Wednesday, August 4, 2010

PS 56-96: Move It? An assessment tool and ranking system for assisted colonization

Katherina B. Searing, Kevin T. Shoemaker, William D. Helenbrook, and Martin A. Schlaepfer. SUNY- College of Environmental Science and Forestry


In response to rapidly changing climates, animal and plant populations must shift their geographic distribution, adapt in situ, or face extinction.  For species that may face imminent extinction, the conservation community is exploring the costs and benefits of an interventionist approach.  One approach is assisted colonization (also known as managed relocation), which we define as the human-mediated transport of organisms threatened with extinction to locations with suitable habitat both within and outside of their historical range.  There is a growing need for a set of best practices for assisted colonization and a framework to help practitioners evaluate the risks and benefits of this controversial strategy.  We elaborate on a decision tree presented in Hoegh-Guldberg et al. (2008) and present “Move It?,” an on-line assessment tool for decision-makers interested in assisted colonization.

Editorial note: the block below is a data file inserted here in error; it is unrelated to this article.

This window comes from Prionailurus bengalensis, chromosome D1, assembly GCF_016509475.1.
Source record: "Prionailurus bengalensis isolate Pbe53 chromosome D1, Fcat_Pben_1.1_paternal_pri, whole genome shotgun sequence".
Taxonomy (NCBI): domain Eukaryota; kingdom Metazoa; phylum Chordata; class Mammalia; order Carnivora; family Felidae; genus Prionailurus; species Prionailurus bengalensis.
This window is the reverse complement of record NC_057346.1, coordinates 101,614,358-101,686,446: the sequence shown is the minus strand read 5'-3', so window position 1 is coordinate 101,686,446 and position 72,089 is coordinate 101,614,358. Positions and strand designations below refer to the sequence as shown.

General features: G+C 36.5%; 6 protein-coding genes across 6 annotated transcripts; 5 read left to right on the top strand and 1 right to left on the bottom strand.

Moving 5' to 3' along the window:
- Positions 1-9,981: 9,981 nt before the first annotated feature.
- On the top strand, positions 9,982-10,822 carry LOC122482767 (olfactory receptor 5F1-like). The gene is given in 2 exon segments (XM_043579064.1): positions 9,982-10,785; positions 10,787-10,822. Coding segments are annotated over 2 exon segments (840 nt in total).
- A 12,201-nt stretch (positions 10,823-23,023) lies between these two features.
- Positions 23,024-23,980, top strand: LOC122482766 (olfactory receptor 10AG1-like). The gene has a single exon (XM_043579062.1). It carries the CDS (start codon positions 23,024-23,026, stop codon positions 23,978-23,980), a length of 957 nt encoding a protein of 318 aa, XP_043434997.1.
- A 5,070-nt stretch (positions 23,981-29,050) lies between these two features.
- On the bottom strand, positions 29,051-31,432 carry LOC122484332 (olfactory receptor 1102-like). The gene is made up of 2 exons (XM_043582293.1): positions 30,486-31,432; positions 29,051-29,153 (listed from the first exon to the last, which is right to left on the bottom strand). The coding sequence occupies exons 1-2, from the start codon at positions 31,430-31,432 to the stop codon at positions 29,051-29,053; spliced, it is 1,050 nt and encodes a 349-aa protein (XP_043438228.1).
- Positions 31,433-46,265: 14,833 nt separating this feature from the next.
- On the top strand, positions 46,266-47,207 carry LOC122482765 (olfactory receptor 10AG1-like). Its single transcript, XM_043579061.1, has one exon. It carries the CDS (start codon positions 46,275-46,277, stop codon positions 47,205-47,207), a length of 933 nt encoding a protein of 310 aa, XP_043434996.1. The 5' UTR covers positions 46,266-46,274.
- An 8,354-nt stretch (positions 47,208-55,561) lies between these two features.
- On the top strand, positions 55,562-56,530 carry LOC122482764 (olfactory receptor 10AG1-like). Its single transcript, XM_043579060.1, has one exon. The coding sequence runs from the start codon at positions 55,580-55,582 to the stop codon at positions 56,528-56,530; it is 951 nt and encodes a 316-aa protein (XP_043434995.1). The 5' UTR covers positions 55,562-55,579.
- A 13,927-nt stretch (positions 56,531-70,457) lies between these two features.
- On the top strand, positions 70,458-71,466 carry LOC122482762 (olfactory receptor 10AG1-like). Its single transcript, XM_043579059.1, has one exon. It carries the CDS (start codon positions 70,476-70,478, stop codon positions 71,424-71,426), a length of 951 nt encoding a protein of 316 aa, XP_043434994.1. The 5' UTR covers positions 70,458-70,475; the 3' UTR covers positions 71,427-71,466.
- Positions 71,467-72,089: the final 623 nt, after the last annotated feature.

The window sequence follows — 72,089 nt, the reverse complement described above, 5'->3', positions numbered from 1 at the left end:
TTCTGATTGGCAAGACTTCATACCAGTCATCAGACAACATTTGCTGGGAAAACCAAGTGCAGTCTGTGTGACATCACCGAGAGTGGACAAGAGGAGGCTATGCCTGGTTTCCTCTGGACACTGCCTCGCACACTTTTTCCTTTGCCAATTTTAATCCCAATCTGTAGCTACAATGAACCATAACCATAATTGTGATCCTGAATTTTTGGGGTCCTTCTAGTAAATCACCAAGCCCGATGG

“Move It?” consists of a comprehensive survey designed to assess whether a taxon is suitable for assisted colonization.  Thirteen questions are organized these into three categories: (1) The need for assisted colonization (i.e. is the taxon of interest likely to go extinct in the near future in the absence of management intervention?); (2) The technical feasibility of translocation and successful establishment of the taxon; and (3) A biological and socioeconomic cost-benefit analysis.  These questions are each scored along a five-point scale, and average scores within each category represent an index of a taxon’s need, technical feasibility, and suitability for assisted colonization.  Upon completion of the survey, the average score of each category is reported and used to suggest a management action.  Assisted colonization should be considered a potential option when the need and technical feasibility of a particular taxon are high and the biological and socioeconomic benefits outweigh the costs.  Scores entered on-line by users are incorporated into a freely available online database, which can be used to compare scores of different users for the same taxon, scores of different taxa, and trends in scores over time. “Move It?” is available at